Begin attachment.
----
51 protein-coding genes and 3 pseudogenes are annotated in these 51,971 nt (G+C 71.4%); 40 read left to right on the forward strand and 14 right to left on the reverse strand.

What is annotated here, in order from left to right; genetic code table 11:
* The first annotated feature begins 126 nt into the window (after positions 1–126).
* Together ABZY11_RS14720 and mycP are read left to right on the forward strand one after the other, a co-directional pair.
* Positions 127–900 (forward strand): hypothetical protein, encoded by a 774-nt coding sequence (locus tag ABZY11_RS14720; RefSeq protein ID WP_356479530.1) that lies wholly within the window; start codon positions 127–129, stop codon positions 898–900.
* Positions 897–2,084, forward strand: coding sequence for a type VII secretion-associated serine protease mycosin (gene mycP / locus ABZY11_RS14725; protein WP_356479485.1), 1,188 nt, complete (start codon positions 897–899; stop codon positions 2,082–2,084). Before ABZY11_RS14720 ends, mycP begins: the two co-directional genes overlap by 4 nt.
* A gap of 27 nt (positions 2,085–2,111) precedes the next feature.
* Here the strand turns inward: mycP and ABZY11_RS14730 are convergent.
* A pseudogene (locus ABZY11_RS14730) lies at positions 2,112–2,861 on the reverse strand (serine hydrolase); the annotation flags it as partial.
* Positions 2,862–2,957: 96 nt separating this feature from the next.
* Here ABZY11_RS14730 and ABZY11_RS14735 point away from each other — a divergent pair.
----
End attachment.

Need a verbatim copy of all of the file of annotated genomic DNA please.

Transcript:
51 protein-coding genes and 3 pseudogenes are annotated in these 51,971 nt (G+C 71.4%); 40 read left to right on the forward strand and 14 right to left on the reverse strand.

What is annotated here, in order from left to right; genetic code table 11:
* The first annotated feature begins 126 nt into the window (after positions 1–126).
* Together ABZY11_RS14720 and mycP are read left to right on the forward strand one after the other, a co-directional pair.
* Positions 127–900 (forward strand): hypothetical protein, encoded by a 774-nt coding sequence (locus tag ABZY11_RS14720; RefSeq protein ID WP_356479530.1) that lies wholly within the window; start codon positions 127–129, stop codon positions 898–900.
* Positions 897–2,084, forward strand: coding sequence for a type VII secretion-associated serine protease mycosin (gene mycP / locus ABZY11_RS14725; protein WP_356479485.1), 1,188 nt, complete (start codon positions 897–899; stop codon positions 2,082–2,084). Before ABZY11_RS14720 ends, mycP begins: the two co-directional genes overlap by 4 nt.
* A gap of 27 nt (positions 2,085–2,111) precedes the next feature.
* Here the strand turns inward: mycP and ABZY11_RS14730 are convergent.
* A pseudogene (locus ABZY11_RS14730) lies at positions 2,112–2,861 on the reverse strand (serine hydrolase); the annotation flags it as partial.
* Positions 2,862–2,957: 96 nt separating this feature from the next.
* Here ABZY11_RS14730 and ABZY11_RS14735 point away from each other — a divergent pair.